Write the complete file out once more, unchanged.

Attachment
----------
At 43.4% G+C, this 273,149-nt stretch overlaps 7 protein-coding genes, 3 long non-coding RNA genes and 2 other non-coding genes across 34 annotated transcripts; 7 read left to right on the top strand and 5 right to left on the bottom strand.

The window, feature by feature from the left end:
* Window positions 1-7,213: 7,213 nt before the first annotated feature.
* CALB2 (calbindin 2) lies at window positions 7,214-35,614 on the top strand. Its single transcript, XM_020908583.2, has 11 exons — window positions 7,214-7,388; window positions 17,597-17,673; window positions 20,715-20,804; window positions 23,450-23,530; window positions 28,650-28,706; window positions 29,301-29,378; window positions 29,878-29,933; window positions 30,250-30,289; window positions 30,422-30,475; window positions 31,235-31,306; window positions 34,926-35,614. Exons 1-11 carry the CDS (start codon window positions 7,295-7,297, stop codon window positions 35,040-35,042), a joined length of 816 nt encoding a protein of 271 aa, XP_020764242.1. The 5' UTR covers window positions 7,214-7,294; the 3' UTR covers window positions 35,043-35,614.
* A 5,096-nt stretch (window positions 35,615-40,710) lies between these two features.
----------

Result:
At 43.4% G+C, this 273,149-nt stretch overlaps 7 protein-coding genes, 3 long non-coding RNA genes and 2 other non-coding genes across 34 annotated transcripts; 7 read left to right on the top strand and 5 right to left on the bottom strand.

The window, feature by feature from the left end:
* Window positions 1-7,213: 7,213 nt before the first annotated feature.
* CALB2 (calbindin 2) lies at window positions 7,214-35,614 on the top strand. Its single transcript, XM_020908583.2, has 11 exons — window positions 7,214-7,388; window positions 17,597-17,673; window positions 20,715-20,804; window positions 23,450-23,530; window positions 28,650-28,706; window positions 29,301-29,378; window positions 29,878-29,933; window positions 30,250-30,289; window positions 30,422-30,475; window positions 31,235-31,306; window positions 34,926-35,614. Exons 1-11 carry the CDS (start codon window positions 7,295-7,297, stop codon window positions 35,040-35,042), a joined length of 816 nt encoding a protein of 271 aa, XP_020764242.1. The 5' UTR covers window positions 7,214-7,294; the 3' UTR covers window positions 35,043-35,614.
* A 5,096-nt stretch (window positions 35,615-40,710) lies between these two features.